- Get a strip of cardboard or construction paper 5 inches wide and 8 inches long.
- Place the cardboard between two wooden supports.
- Place some weight to the center of that and record the maximum weight that it can support.
- Get another piece of cardboard or construction paper 4.7 inches wide and 8.5 inches long.
- Place the cardboard between two wooden supports. It will form an arch because it is longer than the distance between two supports. Width 4.7 is selected so the area of the bridge and the weight of material will remain constant.
- Get another piece of cardboard or construction paper 4.4 inches wide and 9 inches long.
- Place the cardboard between two wooden supports. It will form an arch again with more curve. With 4.4 is calculated by dividing 40 (area) by 9 (length).
- Place some weight to the center of that and record the maximum weight that it can support.
- Record your results in a table like this:
|Shape of bridge||Maximum weight supported||Length of arch||Distance||Arch length/ Distance|
|Flat/ No arch||8″||8″||1|
|Small curve arch||8.5″||8″||1.062|
|Larger curve arch||9″||8″||1.125|
12. You may try other arch lengths as well. For example you may also try 9.5″ and 10″ arches.
13. Use the results to determine if arch form does increase the strength.
14. Use the results table to make a graph using the arch length and maximum strength.
15. You may alternatively make a graph to show the relation between arch curve (arch length/distance ratio or arch height/length ratio) and strength.
Following diagrams shows one possible setup for this experiment.
Here you see a wooden frame with two red blocks of wood as supports for your test subject. You may test a strip of cardboard, a strip of balsa wood, a strip of aluminum sheet or any other material that you want to test. Cut the material at a length that can enter the frame and rest on the red supports.
Test the strength of this plain sheet of sample material by placing a weight on the center of the strip.
Then test the arch. Cut a longer strip of the same material in a way that when placed between the supports, it will form an arc.
Test the strength again by placing different weights on it’s center.
Since the arch uses more material, you need to consider that in calculating the strength ratio.
You may perform additional experiments to show how other geometric shapes can distribute the forces and provide additional strength.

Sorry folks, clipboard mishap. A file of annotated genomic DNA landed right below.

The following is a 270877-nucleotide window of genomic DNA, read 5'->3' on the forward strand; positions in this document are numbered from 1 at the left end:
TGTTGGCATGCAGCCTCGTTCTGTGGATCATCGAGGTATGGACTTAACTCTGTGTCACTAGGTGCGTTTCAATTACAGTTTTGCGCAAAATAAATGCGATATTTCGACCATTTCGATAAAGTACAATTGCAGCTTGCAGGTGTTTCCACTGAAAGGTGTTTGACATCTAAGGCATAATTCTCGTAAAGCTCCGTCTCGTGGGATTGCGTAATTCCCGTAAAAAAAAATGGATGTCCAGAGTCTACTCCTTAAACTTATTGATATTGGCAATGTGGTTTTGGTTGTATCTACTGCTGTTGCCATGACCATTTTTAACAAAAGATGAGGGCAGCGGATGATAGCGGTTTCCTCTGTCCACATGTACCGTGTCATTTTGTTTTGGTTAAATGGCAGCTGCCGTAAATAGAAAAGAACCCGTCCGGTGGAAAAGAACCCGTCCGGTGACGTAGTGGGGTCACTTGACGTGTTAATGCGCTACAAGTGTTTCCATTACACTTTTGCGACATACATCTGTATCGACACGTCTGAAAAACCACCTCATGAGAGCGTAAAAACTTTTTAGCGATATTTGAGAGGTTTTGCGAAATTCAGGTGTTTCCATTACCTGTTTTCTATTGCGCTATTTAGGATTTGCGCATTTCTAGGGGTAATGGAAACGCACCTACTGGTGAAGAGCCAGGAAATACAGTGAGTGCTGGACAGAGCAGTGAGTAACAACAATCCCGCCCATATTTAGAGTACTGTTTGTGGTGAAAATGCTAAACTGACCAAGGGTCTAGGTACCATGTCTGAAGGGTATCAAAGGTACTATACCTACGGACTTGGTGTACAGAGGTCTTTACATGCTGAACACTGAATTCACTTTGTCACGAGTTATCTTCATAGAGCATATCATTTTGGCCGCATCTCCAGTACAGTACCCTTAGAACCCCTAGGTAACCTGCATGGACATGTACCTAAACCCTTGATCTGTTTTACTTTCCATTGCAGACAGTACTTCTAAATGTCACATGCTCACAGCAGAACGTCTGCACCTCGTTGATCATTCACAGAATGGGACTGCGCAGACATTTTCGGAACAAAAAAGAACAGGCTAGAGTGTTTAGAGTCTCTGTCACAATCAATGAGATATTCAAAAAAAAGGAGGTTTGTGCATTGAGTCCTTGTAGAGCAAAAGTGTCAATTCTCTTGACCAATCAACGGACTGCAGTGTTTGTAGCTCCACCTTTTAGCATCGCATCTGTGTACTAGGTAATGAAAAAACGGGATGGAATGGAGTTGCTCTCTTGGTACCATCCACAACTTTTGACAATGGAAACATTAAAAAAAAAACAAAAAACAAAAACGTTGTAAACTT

We build an equilateral triangle (from card board, balsa wood or even paper) to see how much stronger an equilateral triangle structure can be. (in compare to the same amount of original material)
Triangle will have one of the highest strength. Do you know which members of triangle are subject to tensile force and which members are subject to compressive force?
We build a rectangle (from card board, balsa wood or even paper) to see how much stronger a rectangle structure can be. (in compare to the same amount of original material)
The weights in this pictures does not represent real strength of the structure. This triangle will probably have the same strength as plain material or even less.
Use the knowledge that you collected in the above experiments to build a model of a tall structure. Then test the strength of your structure.
Materials and Equipment:
You have many choices for material that you may use in this project. Papers, cardboards, toothpicks, Bamboo skewers or fruit skewers found in table top supply stores, discount stores, and the like. For the weight you may use an empty plastic container and then fill it up with sand or gravels to make it heavy. Sand and gravel may be weighed separately using a scale. Other heavy metal pieces may also be used as well.
Results of Experiment (Observation):
Experiments are often done in series. A series of experiments can be done by changing one variable a different amount each time. A series of experiments is made up of separate experimental “runs.” During each run you make a measurement of how much the variable affected the system under study. For each run, a different amount of change in the variable is used. This produces a different amount of response in the system. You measure this response, or record data, in a table for this purpose. This is considered “raw data” since it has not been processed or interpreted yet. When raw data gets processed mathematically, for example, it becomes results.